Teaching For Critical Thinking

Teaching For Critical Thinking-4
On the other hand, if a student spells some words incorrectly, do not correct them.Encourage learners to use the English they know and are comfortable using in their stories. After students have written their stories, give everyone a chance to share what they have written.

On the other hand, if a student spells some words incorrectly, do not correct them.Encourage learners to use the English they know and are comfortable using in their stories. After students have written their stories, give everyone a chance to share what they have written.

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This week’s Teacher’s Corner offers an LEA activity that can be conducted in the classroom using minimal resources. Begin class by telling students: “Today you are going to talk about a special meal you ate with your family.” Direct their attention to the prompt and questions on the board. Use the questions on the board to guide the discussion. As students write, walk around and support them by helping them write down exactly what they say.

If you have a student who wants to know how to spell something correctly, you can tell them the correct spelling.

Have each group discuss what they expect the story might be about based on the title and on what they know about Edgar Allen Poe. Ask the class to share what they’ve discussed in groups, and write the ideas on the board.

For example, one group might say they know Edgar Allen Poe wrote scary stories so they expect this story to be scary. Tell the class that one student will read three paragraphs aloud to the group. When everyone has finished reading, ask students to discuss the questions written on the board in their groups. Finally, bring the class back together and ask for some responses to the questions. The reading should be easy enough for the students to successfully complete the activity, but also difficult enough for them to find the activity challenging.

Reading aloud is a popular reading task in English language classrooms.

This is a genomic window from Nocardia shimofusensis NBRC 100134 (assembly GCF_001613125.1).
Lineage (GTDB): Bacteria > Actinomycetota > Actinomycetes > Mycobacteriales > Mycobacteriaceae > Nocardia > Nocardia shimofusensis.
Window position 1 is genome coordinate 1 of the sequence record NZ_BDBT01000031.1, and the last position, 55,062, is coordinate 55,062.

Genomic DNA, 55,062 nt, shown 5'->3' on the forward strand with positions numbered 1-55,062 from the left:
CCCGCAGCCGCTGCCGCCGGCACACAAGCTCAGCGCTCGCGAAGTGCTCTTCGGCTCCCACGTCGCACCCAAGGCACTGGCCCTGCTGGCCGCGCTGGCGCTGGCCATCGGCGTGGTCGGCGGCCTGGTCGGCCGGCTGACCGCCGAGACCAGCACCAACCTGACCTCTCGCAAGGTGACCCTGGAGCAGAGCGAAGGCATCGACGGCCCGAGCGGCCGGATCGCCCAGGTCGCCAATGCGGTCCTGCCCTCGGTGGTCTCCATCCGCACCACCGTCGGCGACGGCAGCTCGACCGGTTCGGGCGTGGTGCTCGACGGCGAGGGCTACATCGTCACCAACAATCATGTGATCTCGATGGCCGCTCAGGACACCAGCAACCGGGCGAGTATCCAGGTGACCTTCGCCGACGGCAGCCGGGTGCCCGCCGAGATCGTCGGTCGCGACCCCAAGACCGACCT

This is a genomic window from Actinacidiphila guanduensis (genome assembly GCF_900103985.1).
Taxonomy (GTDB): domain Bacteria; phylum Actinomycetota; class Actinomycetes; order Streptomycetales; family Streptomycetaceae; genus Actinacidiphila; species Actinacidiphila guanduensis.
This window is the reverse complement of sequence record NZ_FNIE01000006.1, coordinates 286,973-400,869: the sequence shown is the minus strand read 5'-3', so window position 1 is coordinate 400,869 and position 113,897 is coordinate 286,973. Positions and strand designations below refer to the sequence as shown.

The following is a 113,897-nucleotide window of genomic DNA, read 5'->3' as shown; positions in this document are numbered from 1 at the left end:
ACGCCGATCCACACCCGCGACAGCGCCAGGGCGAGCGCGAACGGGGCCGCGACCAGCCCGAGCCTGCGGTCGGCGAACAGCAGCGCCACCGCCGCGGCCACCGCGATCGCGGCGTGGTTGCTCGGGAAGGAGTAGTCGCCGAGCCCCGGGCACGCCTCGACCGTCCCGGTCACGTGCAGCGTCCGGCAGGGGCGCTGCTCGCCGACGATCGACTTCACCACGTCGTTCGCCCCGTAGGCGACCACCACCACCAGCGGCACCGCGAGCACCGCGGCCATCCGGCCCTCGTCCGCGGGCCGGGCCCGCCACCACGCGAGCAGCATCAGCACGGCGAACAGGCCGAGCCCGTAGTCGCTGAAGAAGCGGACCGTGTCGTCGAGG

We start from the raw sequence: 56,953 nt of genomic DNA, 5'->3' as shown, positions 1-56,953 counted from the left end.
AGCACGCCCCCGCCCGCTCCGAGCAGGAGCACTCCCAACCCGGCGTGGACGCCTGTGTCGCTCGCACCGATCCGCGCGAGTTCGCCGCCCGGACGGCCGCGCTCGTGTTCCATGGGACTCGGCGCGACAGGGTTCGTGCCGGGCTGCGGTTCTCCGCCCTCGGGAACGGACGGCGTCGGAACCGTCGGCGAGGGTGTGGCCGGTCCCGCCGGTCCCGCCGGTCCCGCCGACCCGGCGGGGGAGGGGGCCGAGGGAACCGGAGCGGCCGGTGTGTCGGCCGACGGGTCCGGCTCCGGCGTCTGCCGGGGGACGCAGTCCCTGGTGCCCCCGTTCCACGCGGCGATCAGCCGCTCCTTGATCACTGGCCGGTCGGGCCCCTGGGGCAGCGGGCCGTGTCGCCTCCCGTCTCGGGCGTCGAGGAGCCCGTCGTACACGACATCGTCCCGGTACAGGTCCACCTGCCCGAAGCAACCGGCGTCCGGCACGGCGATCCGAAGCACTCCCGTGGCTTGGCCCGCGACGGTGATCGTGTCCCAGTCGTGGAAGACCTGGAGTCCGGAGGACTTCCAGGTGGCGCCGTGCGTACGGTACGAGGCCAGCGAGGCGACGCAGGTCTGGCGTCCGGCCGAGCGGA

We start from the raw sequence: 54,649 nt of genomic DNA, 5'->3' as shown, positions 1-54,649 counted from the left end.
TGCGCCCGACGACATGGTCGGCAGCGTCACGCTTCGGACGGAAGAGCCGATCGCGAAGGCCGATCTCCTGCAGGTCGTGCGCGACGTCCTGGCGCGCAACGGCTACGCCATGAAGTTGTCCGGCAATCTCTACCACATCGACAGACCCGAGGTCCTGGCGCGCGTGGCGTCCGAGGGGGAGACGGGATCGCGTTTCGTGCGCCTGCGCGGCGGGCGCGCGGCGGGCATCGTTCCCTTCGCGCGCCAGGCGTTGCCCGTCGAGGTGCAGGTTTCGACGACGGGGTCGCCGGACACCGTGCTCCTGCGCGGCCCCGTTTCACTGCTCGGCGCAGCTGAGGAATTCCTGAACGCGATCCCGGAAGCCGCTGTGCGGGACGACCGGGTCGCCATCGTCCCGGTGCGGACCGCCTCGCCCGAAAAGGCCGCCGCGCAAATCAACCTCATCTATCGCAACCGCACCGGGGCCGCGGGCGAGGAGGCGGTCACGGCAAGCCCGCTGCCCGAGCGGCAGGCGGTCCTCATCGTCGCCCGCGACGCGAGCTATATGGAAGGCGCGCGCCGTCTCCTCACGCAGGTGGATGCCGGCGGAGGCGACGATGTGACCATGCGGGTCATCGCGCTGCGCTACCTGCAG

The task typically targets skills associated with reading, such as fluency, word recognition, and pronunciation.The teacher becomes the scribe and writes the story on the board, and the students can see their experiences taking shape in writing.This activity can be extended to include a visual component.Tell the second group that they are visiting the story gallery, and they can go around the room reading the different stories and asking the authors questions.After students have circulated, the groups can switch tasks.Have one student tell their story out loud while the other students in the group write down the story as they hear it.An additional variation could involve a whole-class shared experience.Some of the activities and tasks may seem familiar as they are based on long-established language teaching techniques. Learners must understand, examine, analyze, evaluate, and create while using English to complete a task or activity.The activities are designed to support authentic language use while also encouraging critical thinking. The result is a language skills task or activity that promotes critical thinking skills.In this week’s Teacher’s Corner, a read-aloud task is used as the framework for a more demanding task that targets critical thinking skills as well.The task asks learners to process and then summarize the content of a story while reading aloud in a group. Begin by putting students in the groups planned before class. Tell the class that today they are going to read a story by Edgar Allen Poe called “The Black Cat.” 3.

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